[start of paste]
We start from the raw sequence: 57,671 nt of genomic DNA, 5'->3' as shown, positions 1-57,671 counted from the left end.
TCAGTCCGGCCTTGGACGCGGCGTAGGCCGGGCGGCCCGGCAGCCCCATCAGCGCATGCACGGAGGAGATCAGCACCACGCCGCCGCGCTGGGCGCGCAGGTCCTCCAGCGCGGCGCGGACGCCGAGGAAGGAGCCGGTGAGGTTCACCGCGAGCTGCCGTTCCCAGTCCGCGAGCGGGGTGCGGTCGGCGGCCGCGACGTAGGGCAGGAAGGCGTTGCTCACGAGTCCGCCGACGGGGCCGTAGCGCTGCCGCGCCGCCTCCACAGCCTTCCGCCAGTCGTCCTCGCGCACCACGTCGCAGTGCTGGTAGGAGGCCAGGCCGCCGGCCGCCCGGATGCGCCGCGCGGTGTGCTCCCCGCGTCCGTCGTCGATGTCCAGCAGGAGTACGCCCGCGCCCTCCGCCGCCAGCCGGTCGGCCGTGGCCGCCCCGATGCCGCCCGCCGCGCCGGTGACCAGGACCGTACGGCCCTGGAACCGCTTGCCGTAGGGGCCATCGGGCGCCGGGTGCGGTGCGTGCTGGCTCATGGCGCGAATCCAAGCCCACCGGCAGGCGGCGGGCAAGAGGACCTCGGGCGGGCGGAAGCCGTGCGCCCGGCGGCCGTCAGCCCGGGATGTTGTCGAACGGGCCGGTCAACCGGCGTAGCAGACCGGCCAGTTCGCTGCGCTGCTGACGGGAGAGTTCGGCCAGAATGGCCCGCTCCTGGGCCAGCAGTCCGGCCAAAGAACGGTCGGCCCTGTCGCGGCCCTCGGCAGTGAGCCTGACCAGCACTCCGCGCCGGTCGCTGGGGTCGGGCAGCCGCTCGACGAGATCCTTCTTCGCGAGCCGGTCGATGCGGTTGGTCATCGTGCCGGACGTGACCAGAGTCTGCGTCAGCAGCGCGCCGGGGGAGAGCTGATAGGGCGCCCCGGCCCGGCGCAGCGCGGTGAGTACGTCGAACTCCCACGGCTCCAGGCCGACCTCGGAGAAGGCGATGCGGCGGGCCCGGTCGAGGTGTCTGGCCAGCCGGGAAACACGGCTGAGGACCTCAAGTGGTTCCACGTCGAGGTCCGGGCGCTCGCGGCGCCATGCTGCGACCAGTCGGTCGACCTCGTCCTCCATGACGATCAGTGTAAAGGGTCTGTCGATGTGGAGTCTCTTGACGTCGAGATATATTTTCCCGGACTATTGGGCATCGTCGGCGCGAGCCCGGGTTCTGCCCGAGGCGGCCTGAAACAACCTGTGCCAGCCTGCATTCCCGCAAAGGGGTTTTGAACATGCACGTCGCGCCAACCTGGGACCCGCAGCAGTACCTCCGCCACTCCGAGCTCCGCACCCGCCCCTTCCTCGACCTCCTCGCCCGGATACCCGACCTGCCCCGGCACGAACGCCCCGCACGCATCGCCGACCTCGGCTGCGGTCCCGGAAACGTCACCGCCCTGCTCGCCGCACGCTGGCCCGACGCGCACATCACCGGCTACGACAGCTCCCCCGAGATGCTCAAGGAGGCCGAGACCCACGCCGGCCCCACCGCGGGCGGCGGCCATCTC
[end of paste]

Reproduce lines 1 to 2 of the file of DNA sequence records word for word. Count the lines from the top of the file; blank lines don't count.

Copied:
We start from the raw sequence: 57,671 nt of genomic DNA, 5'->3' as shown, positions 1-57,671 counted from the left end.
TCAGTCCGGCCTTGGACGCGGCGTAGGCCGGGCGGCCCGGCAGCCCCATCAGCGCATGCACGGAGGAGATCAGCACCACGCCGCCGCGCTGGGCGCGCAGGTCCTCCAGCGCGGCGCGGACGCCGAGGAAGGAGCCGGTGAGGTTCACCGCGAGCTGCCGTTCCCAGTCCGCGAGCGGGGTGCGGTCGGCGGCCGCGACGTAGGGCAGGAAGGCGTTGCTCACGAGTCCGCCGACGGGGCCGTAGCGCTGCCGCGCCGCCTCCACAGCCTTCCGCCAGTCGTCCTCGCGCACCACGTCGCAGTGCTGGTAGGAGGCCAGGCCGCCGGCCGCCCGGATGCGCCGCGCGGTGTGCTCCCCGCGTCCGTCGTCGATGTCCAGCAGGAGTACGCCCGCGCCCTCCGCCGCCAGCCGGTCGGCCGTGGCCGCCCCGATGCCGCCCGCCGCGCCGGTGACCAGGACCGTACGGCCCTGGAACCGCTTGCCGTAGGGGCCATCGGGCGCCGGGTGCGGTGCGTGCTGGCTCATGGCGCGAATCCAAGCCCACCGGCAGGCGGCGGGCAAGAGGACCTCGGGCGGGCGGAAGCCGTGCGCCCGGCGGCCGTCAGCCCGGGATGTTGTCGAACGGGCCGGTCAACCGGCGTAGCAGACCGGCCAGTTCGCTGCGCTGCTGACGGGAGAGTTCGGCCAGAATGGCCCGCTCCTGGGCCAGCAGTCCGGCCAAAGAACGGTCGGCCCTGTCGCGGCCCTCGGCAGTGAGCCTGACCAGCACTCCGCGCCGGTCGCTGGGGTCGGGCAGCCGCTCGACGAGATCCTTCTTCGCGAGCCGGTCGATGCGGTTGGTCATCGTGCCGGACGTGACCAGAGTCTGCGTCAGCAGCGCGCCGGGGGAGAGCTGATAGGGCGCCCCGGCCCGGCGCAGCGCGGTGAGTACGTCGAACTCCCACGGCTCCAGGCCGACCTCGGAGAAGGCGATGCGGCGGGCCCGGTCGAGGTGTCTGGCCAGCCGGGAAACACGGCTGAGGACCTCAAGTGGTTCCACGTCGAGGTCCGGGCGCTCGCGGCGCCATGCTGCGACCAGTCGGTCGACCTCGTCCTCCATGACGATCAGTGTAAAGGGTCTGTCGATGTGGAGTCTCTTGACGTCGAGATATATTTTCCCGGACTATTGGGCATCGTCGGCGCGAGCCCGGGTTCTGCCCGAGGCGGCCTGAAACAACCTGTGCCAGCCTGCATTCCCGCAAAGGGGTTTTGAACATGCACGTCGCGCCAACCTGGGACCCGCAGCAGTACCTCCGCCACTCCGAGCTCCGCACCCGCCCCTTCCTCGACCTCCTCGCCCGGATACCCGACCTGCCCCGGCACGAACGCCCCGCACGCATCGCCGACCTCGGCTGCGGTCCCGGAAACGTCACCGCCCTGCTCGCCGCACGCTGGCCCGACGCGCACATCACCGGCTACGACAGCTCCCCCGAGATGCTCAAGGAGGCCGAGACCCACGCCGGCCCCACCGCGGGCGGCGGCCATCTC